Now he’s prepared to die and just wonders who’s going to do it. On a closer look we see the man with the shotgun is Eli. And there’s Owen, who certainly has the experience. And Manny. But Nucky says he’s going to do it. He’s got a pistol in hand now.

“My first time I vomited after,” Jimmy says. The second time he didn’t even think about it. He tells Nucky to be calm, to breathe through it. He tells him when he runs out of booze, he’ll run out of company and the only one left to judge him will be himself. Nucky shoots him in what seems to be the head and he falls back. I might have said, “Oh. My. God.” because I kept telling myself they wouldn’t do this to us. There’s coughing and choking sounds from the ground.

But the close-up shows it got him in the cheek when Nucky goes over and looks down to say, “I am not seeking forgiveness.” Then he shoots again, this time right in the forehead.  Nucky looks straight at Eli who nods at him. Then the camera pans down to Jimmy.

There’s rising music and the sounds of war. We see men in the trenches of a WWI battlefield. Bayonets in the air. Bombs and gunfire and men waiting at the edge of the trench for the alert to move out and forward. There’s Jimmy up and over the side then white.

It’s morning and Margaret’s consoling Emily about the storm the night before. Nucky’s leaving early for a meeting and Margaret asks where he was last night. He says he ran into Jimmy and they cleared the air. He says Jimmy’s reenlisting and has even already left.

The rain broke the heat at least,” he says. “Yes, it did,” she replies. At Nucky’s desk, Margaret pulls out the land deed and looks at the section of land on the map. It’s a long segment right with a dotted line for the proposed road running right through the length of it.

Nucky meets up with some other politicos out on said land. The site of the new highway. “The road to riches.” The Harding Highway.

Back at home, Margaret takes pen and signs the transfer of dead with her new name. But she doesn’t transfer it to Nucky. She transfers it to the church and then gives it to Katie to deliver to Father Brennan. At the same time Nucky and his cronies are toasting to the future.

I’d like to have more coherent thoughts, but I’m still processing. All I can really focus on is wondering who’s going to be in season 3? Jimmy and Angela are dead. Neary’s dead. The Commodore is dead. Van Alden’s in the Midwest. Eli’s going to jail. Dunn Pernsley’s supposed to go back to Baltimore. Perhaps they’ll jump ahead in time. They could start with the repeal of Prohibition maybe. We shall see. For now, I shall have to go back to rewatch my favorite moments and imagine everything is still perfect for Angela and Louise on the beach. And for Jimmy and Tommy having pony rides. I shall not dwell on thoughts of what will become of Tommy and Richard now that the people who love them are gone.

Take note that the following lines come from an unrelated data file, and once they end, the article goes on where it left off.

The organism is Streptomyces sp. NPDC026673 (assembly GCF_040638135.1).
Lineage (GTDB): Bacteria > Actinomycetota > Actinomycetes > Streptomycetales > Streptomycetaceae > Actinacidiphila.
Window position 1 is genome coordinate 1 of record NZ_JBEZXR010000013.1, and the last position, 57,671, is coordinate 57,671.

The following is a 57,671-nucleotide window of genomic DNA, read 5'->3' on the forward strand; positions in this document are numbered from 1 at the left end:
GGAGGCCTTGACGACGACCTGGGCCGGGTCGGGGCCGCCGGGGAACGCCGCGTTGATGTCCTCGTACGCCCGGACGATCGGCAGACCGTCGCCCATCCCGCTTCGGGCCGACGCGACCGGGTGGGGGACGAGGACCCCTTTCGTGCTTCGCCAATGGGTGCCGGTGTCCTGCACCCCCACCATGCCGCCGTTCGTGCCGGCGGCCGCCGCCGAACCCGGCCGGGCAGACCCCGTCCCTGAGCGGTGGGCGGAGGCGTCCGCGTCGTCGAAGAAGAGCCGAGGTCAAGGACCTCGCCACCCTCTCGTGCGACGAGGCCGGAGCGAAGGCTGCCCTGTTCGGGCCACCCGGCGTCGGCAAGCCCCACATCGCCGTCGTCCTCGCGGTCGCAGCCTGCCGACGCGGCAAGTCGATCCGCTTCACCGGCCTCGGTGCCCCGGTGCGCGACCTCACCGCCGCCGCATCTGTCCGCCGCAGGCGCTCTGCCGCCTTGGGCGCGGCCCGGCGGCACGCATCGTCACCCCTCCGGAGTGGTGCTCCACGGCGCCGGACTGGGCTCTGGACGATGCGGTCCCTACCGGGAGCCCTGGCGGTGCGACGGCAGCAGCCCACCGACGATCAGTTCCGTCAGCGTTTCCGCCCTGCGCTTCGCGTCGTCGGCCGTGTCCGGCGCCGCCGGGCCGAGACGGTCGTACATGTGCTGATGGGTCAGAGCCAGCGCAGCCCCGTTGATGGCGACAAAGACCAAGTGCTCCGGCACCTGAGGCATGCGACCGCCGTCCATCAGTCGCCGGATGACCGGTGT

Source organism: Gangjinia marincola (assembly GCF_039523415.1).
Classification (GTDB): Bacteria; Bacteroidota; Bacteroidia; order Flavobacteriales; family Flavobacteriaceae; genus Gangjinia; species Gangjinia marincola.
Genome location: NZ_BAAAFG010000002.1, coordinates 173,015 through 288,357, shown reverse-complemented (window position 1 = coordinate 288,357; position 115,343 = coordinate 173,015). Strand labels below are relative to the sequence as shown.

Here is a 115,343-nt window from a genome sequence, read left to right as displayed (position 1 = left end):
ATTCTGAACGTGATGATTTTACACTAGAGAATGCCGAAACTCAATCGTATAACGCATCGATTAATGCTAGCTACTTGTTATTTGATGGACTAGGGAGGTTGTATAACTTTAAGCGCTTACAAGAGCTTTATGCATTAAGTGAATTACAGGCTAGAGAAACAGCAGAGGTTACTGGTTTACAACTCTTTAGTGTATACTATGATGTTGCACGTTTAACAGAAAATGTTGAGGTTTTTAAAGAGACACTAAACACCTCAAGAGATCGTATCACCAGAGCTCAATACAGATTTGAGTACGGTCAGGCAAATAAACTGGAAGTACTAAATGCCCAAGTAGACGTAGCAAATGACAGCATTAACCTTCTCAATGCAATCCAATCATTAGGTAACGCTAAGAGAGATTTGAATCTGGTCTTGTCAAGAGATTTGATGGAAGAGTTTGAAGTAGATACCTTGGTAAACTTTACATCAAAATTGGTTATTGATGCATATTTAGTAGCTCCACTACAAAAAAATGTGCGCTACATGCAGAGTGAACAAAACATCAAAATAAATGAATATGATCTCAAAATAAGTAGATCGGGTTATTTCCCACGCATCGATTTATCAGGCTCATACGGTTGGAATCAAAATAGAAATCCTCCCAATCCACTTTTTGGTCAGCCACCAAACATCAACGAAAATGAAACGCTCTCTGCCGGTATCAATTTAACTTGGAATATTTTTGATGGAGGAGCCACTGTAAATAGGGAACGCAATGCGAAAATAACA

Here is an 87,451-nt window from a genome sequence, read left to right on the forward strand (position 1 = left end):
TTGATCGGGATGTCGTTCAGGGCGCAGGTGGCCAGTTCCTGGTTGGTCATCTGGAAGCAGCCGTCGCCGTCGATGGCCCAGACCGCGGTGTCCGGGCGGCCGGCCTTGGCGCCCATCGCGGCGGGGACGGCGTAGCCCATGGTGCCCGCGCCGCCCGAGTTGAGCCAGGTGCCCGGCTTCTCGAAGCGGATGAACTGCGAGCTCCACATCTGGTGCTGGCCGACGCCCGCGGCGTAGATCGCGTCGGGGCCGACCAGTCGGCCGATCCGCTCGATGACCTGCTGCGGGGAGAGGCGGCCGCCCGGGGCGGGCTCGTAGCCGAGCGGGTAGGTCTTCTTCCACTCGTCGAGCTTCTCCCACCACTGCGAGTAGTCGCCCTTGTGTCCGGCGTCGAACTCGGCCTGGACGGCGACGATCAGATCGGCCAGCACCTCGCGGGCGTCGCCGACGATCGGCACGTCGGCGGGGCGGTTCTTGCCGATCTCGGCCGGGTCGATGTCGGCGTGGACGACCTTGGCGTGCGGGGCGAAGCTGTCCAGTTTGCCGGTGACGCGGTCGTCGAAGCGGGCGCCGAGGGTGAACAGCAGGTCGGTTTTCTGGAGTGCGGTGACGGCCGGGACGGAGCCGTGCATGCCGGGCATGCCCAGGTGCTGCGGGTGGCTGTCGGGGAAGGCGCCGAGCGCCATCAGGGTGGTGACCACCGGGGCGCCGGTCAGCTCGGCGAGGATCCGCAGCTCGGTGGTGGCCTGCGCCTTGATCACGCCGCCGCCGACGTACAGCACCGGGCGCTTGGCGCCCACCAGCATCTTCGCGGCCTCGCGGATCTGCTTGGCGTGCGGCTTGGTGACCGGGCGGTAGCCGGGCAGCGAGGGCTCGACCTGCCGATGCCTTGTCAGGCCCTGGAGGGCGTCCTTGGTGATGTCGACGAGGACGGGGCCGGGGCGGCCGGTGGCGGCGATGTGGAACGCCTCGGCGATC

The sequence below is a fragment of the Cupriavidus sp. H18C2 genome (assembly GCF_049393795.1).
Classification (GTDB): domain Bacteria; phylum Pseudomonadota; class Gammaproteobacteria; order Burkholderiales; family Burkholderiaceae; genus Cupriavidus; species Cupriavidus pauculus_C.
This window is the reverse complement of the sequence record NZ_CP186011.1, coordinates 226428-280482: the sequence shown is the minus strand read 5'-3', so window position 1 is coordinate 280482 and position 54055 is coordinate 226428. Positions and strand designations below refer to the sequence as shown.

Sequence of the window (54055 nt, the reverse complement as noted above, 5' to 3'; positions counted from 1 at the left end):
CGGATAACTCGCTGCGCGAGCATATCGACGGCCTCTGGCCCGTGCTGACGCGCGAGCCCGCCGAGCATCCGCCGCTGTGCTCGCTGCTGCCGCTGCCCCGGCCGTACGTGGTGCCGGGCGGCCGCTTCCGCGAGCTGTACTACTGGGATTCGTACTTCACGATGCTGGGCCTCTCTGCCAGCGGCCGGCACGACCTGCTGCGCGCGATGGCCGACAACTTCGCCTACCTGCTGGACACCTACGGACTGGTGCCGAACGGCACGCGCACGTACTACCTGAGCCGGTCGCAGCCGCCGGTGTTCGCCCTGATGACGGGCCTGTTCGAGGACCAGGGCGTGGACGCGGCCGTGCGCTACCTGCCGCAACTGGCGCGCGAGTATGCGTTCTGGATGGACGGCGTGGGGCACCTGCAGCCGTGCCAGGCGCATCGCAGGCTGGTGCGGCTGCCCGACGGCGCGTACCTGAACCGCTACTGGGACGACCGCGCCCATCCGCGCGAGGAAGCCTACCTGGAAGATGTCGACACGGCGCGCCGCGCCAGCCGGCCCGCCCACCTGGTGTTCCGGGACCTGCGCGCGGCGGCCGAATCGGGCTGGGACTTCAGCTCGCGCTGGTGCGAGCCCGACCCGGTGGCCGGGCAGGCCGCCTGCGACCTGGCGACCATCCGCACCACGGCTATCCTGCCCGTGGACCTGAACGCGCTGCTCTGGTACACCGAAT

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  • Liss

    Pretty sure Van Alden’ll be in it. The fact that he’s in Cicero, Illinois has to be significant what with Al Capone and all.

    • Sally R

      Yeah. I figure we’ll probably see everyone who isn’t dead yet. ;-) But the connection to Chicago will probably be important to Van Alden’s storyline.

  • Ahestele

    Oh, my god, those two moments. Such beautiful, honest emotions. I am UTTERLY UTTERLY verklempt at Jimmy. I can’t even watch Richard without knowing Jimmy is the only one who understand him. I have a feeling they will jump forward and Richard won’t even be able to MOURN and I am having ALL THE FEELINGS I CAN’T BELIEVE they went there.

    • Sally R

      My heart breaks pretty much every time Richard’s on screen. But now? I just want to hold him and tell him it will all be okay in the end. I worry about him so much. I’m not sure I’ve ever felt so protective of a fictional character before in my life. It’s crazy. But him and now Tommy. They are my woobies.

      I couldn’t believe they went there either. But at the same time I can. With everything else that happened, there was really no other way to go for Jimmy. But oh my heart.

  • Mary

    Maybe this is all just Jimmy in a heroin-induced stupor. Maybe, like Bobby Ewing, he’ll wake up and it was all a dream.

    • Sally R

      I would love that to be the case. I guess we’ll find out next year.